When I walk out to take pictures of cabins in the woods, I frequently stop and think about owning one.
There are times when living in town wears on you. Traffic, nearly continuous noise, constant human interaction. And when I am in the midst of these times, I think about a cabin up on the mountains to call my own.
Admittedly, most of the cabins I shoot are solidly in the fixer-upper section of real estate. No cable tv service. Broadband is non-existent. The roads are a little rough getting to them. I doubt UPS or FedEx would deliver to them. I doubt even Amazon’s drone fleet will. There are no coffee shops within walking distance, or grocery stores. In fact, most of them have no roof, no running water, no electricity, and are a little short on other basic amenities as well.
The rub, of course, is that money problem. How do Steph and I both make a living close enough to a cabin far enough back in the woods to be attractive. It’s a pretty good question. I have no answer as of yet. Well, besides the unoriginal and unlikely lottery win. Which is why we still live in the city, and the houses we are looking for are not out in the mountains.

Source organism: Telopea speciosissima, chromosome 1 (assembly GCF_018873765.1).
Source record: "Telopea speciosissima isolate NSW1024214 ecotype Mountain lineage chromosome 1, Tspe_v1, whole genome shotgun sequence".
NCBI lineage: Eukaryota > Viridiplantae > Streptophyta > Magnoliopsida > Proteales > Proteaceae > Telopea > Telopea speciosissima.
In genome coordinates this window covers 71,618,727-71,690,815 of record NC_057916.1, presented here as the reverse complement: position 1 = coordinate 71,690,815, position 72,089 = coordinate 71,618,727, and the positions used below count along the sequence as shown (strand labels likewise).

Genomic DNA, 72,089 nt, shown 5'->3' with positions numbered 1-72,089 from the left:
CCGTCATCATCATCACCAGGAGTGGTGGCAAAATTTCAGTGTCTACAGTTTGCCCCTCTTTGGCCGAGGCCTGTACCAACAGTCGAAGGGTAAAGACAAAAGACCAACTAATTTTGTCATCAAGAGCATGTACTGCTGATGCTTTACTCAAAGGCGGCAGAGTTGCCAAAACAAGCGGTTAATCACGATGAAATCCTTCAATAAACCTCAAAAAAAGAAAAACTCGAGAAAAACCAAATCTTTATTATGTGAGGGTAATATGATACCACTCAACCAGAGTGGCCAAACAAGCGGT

But there are times when I am walking out in the tall grass with my camera slung over my shoulder, among the smell of sage, lodgepole pine and douglas fir, that I feel the pull, the urge to get out and move in to a high lonesome place of our own. Somewhere where the loudest sound is the wind when it rushes through the trees, or the thunderclaps reverberating off the mountains. Where the white noise isn’t traffic, but a small stream running over smooth, well worn rocks. Where the only neighbors are likely to be hawks and owls, who probably won’t bump EDM in to the wee hours of the night.
Maybe I should knock out those novels I keep erratically working on and become a rich author who moves in to the mountains with his wife to lead an eccentric, colorful life among the pines.
Life goals. We all have them, but mine are rough hewed wood in forgotten places.
A life among the pines